In 2007 human error led to the escape of 10 million litres of contaminated waste water from Suncor’s waste-water ponds. But total licensed discharges from the Suncor ponds the same year were more than 1,000 times that amount. “The total discharge from all companies,” Timoney and Lee warned, “is unknown.”

How did so many oil sands mines get approved without having a technologically feasible and cost-effective way to treat their waste water? In most other first-world democracies, you don’t get your permits until you have demonstrated to the regulator that you know how to clean up after yourself. In Canada, and Alberta in particular, a simple “we’ll figure it out later” is all that was needed to scrape 1,000 km2 of boreal forest off the face of the earth.

“We’re stuck between a rock and a hard place,” said Olszynski. “We have 1.4 trillion litres of fluid tailings, and that’s an environmental hazard. But we should never have allowed it to get to this point. That’s a regulatory failure.”

The oil sands industry wants to treat and release waste water from tailings into the Athabasca River.

Whatever the oil sands industry did or didn’t promise in the 1960s and 1970s, there’s no doubt it now wants to treat and release the waste water from its massive accumulation of tailings. Corporations and industry trade groups are quick to point out that oil sands companies have spent hundreds of millions of dollars on research to solve this problem, and that we needn’t worry, because they have everything under control. John Brogly, water and tailings director for the Canadian Oil Sands Innovation Alliance (COSIA), maintains that “we have dozens of different ways to treat the water to ensure it can be released safely with no harm to the environment and downstream users.”

Oil sands companies have begun to develop some potential technologies to treat both fluid tailings and the remaining waste water. Suncor, for instance, has created a “permanent aquatic storage structure” (PASS) that modestly reduced fluid tailings inventory at its Base mine in 2018 and 2019. Several companies are building pilot pit lakes to see if they can forever store fine fluid tailings under several metres of fresh water. Brogly pointed to two examples of new technology that can treat oil sands process water. One involves a combination of filtration and absorption, whereby coke, a by-product of oil sands upgrading similar to charcoal, filters out the fines and absorbs unwanted organics such as naphthenic acids. Another example is a sunlight-activated treatment process called SolarPass. It uses a proprietary photocatalyst that, when added to water and exposed to sunlight, will purportedly treat and eliminate potentially harmful organic components in water.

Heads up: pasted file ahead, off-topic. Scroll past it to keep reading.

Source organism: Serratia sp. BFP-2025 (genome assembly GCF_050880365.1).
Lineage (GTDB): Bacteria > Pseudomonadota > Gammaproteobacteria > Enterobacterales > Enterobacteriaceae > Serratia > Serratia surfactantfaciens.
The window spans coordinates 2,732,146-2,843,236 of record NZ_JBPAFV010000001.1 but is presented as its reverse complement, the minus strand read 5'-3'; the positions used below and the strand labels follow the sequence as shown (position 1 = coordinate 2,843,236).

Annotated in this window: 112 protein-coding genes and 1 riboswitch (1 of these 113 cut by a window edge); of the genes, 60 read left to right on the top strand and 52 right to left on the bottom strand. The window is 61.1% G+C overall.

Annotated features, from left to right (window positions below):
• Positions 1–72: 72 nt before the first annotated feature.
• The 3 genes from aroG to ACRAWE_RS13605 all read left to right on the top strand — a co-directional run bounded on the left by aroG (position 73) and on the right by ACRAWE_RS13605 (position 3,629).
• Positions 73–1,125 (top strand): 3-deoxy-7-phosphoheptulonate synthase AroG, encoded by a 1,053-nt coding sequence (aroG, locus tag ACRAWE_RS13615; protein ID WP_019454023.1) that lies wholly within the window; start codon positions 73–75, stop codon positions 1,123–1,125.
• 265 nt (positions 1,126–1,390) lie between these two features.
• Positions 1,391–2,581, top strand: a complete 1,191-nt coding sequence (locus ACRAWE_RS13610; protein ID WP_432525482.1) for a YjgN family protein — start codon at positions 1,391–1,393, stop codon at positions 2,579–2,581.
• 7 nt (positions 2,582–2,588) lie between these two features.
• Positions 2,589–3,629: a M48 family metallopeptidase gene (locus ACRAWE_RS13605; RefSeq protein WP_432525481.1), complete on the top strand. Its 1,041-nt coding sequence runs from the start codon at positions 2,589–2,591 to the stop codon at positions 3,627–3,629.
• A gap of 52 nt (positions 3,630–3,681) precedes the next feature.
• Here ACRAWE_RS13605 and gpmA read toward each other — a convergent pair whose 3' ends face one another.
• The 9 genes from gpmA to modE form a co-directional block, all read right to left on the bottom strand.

But these proposed technologies are still in their infancy. When COSIA assures us that “we have dozens of technologies” to treat and release waste water safely into the environment, what they really mean is they’re testing dozens of ideas that might someday work at the massive scale required. It’s troubling that 50 years after Great Canadian Oil Sands started accumulating fluid tailings, the same industry that spared no effort or expense to innovate the necessary technology to expand oil sands production at breakneck speed still doesn’t have a single waste-water treatment system capable of cleaning even a fraction of its polluted water at any meaningful scale.

Inspired by how activated carbon removes contaminants in home water filters, Syncrude engineer Warren Zubot is now using petroleum coke—a by-product of the company’s upgrading process—to filter out contaminants in tailings water (results shown above). The rub, as always, is cost.